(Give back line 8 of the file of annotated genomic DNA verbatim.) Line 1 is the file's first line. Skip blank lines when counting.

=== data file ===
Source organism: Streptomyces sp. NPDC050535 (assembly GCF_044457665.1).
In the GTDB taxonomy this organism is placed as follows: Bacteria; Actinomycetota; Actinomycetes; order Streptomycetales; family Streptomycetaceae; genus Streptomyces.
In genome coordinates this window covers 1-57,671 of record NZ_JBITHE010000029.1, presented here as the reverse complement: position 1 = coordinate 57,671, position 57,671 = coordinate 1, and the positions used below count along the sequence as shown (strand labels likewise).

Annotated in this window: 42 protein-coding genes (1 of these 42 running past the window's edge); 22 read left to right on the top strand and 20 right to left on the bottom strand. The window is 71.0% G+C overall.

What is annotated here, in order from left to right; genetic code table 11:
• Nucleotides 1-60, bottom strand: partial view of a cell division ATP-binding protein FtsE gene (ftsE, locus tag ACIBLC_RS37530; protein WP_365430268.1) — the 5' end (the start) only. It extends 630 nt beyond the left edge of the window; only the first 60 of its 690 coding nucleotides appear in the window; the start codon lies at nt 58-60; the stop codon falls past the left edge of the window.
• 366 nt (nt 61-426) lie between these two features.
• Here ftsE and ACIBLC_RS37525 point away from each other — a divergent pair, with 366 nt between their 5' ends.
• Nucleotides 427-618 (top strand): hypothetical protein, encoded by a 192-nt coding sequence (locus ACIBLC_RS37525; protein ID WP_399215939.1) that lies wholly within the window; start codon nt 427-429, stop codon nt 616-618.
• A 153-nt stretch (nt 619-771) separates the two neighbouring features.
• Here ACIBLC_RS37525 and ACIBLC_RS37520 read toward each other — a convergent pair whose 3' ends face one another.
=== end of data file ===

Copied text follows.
• Here ftsE and ACIBLC_RS37525 point away from each other — a divergent pair, with 366 nt between their 5' ends.